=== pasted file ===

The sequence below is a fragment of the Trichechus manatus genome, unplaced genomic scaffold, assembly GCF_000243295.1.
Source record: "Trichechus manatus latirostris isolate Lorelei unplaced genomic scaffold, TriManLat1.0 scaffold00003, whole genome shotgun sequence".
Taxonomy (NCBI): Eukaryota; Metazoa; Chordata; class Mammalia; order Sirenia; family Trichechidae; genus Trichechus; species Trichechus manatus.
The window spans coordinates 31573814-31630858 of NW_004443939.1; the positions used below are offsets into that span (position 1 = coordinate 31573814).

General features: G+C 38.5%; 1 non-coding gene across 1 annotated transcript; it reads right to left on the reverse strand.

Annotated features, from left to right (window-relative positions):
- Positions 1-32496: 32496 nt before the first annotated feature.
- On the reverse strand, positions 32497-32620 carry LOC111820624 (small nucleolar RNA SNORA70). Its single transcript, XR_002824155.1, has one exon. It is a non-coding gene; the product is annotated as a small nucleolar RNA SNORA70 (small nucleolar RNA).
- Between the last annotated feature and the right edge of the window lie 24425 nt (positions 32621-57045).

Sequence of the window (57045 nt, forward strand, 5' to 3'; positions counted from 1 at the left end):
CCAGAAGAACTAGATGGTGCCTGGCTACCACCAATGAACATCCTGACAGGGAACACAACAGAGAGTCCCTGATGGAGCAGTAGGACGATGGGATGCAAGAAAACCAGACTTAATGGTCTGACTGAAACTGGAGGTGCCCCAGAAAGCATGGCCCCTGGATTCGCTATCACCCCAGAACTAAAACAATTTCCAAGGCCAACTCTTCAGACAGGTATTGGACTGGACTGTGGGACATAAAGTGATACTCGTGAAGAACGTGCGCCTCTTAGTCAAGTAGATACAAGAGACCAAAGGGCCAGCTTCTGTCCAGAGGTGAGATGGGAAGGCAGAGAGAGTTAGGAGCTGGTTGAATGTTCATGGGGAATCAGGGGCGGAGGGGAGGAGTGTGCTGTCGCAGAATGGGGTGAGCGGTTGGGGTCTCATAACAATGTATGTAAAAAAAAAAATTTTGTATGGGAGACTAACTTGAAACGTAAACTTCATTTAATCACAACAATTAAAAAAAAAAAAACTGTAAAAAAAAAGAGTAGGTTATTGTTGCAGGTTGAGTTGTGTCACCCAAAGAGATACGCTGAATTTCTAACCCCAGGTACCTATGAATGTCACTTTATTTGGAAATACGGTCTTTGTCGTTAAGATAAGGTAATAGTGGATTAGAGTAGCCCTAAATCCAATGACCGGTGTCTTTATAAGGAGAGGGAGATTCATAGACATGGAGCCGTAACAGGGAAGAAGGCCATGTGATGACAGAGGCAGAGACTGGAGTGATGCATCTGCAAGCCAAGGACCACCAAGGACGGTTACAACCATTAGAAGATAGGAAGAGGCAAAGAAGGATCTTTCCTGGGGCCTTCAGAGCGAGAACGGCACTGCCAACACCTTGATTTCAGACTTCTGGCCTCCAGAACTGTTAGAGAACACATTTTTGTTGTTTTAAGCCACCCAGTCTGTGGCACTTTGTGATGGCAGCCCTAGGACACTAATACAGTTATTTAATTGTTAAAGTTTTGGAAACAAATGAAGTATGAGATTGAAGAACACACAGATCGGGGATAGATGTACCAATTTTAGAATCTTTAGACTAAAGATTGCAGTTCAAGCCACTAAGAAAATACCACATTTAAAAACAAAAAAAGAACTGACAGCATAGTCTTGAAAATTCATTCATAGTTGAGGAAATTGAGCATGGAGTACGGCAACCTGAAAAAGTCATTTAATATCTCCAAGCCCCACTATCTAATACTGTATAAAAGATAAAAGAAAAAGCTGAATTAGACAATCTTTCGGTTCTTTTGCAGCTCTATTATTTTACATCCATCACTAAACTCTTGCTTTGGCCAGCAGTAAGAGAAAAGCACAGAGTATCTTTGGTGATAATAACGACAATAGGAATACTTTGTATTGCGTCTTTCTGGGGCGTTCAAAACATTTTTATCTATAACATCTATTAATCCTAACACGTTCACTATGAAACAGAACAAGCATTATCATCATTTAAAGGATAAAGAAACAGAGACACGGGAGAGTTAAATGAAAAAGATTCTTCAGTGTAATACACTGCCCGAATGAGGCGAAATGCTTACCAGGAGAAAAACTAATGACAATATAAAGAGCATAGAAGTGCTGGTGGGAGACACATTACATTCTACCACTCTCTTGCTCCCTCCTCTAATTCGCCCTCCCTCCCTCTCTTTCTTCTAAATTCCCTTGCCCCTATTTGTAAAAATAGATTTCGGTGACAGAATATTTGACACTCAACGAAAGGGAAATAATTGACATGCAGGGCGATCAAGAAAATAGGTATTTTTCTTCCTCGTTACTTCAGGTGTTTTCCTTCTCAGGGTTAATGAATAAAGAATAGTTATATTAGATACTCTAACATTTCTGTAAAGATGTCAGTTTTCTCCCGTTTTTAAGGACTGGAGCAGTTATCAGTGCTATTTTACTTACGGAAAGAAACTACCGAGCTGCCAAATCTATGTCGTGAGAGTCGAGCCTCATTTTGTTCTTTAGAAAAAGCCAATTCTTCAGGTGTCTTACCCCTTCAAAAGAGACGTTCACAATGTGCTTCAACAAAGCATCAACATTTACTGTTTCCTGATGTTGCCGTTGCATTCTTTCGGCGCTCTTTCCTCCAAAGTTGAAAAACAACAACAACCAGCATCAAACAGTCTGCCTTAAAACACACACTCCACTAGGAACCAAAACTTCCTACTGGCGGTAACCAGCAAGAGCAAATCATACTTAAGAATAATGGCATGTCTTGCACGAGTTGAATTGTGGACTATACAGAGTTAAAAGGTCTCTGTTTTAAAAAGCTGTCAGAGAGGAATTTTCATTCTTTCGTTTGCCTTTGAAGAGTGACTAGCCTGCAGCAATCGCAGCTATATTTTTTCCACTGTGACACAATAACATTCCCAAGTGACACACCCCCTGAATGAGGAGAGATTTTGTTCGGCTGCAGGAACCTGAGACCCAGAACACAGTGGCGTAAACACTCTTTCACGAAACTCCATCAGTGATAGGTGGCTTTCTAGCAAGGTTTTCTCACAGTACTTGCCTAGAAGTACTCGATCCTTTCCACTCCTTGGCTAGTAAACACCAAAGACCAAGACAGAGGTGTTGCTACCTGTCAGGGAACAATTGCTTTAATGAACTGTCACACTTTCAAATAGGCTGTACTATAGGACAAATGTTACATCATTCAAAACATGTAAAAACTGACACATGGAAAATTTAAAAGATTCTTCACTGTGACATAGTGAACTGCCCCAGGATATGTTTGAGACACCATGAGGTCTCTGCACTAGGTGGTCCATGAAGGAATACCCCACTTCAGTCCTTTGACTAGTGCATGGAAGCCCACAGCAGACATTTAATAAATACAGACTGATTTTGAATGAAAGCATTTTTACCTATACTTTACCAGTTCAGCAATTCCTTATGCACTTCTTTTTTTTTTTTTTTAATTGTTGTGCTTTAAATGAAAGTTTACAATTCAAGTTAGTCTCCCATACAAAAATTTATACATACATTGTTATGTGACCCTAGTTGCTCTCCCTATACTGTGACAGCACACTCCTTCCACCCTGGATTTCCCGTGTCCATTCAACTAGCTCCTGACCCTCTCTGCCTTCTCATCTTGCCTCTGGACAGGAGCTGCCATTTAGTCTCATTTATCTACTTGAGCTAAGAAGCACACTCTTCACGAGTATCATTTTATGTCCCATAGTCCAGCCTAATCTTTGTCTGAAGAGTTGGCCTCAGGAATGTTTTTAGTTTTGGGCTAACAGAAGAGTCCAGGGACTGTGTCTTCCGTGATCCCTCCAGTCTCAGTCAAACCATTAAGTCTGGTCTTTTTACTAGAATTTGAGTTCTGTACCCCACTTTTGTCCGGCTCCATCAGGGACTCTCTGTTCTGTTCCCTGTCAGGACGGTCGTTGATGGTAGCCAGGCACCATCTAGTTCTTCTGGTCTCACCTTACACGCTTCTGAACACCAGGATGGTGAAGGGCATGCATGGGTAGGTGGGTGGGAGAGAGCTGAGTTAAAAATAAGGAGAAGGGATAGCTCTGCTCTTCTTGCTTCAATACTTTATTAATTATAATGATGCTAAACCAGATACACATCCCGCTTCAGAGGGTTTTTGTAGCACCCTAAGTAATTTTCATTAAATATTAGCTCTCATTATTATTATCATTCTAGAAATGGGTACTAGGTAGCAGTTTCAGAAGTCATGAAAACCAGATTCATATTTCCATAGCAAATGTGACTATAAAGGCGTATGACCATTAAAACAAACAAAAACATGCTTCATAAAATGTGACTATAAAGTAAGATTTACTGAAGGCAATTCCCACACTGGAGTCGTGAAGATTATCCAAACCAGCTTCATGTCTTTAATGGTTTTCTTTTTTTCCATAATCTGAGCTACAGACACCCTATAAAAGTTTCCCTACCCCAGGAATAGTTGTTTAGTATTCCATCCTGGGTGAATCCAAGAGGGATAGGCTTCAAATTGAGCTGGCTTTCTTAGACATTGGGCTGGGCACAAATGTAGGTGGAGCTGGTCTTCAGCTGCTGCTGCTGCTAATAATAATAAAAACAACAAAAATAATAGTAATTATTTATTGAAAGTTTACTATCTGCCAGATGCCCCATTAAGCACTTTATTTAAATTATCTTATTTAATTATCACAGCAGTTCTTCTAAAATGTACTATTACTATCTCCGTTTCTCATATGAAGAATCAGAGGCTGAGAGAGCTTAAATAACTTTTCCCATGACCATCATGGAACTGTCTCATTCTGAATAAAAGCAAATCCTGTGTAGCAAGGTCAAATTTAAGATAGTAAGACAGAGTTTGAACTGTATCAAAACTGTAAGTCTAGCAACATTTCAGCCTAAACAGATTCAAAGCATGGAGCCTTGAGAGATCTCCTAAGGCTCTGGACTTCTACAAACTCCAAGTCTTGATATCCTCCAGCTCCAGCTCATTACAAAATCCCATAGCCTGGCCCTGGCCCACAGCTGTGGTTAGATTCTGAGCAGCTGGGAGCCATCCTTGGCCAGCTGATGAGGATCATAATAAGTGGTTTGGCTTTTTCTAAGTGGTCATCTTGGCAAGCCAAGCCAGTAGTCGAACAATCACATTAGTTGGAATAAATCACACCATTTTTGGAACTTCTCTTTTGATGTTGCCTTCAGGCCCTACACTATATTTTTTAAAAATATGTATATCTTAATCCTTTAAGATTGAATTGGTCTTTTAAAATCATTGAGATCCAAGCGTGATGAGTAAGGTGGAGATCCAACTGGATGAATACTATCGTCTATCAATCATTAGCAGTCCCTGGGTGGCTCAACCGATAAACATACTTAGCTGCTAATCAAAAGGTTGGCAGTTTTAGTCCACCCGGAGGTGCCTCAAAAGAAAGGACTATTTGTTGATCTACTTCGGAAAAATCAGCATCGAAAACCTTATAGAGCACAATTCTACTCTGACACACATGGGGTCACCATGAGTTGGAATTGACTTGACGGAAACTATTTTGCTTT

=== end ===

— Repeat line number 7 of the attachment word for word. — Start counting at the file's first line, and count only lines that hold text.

- Positions 1-32496: 32496 nt before the first annotated feature.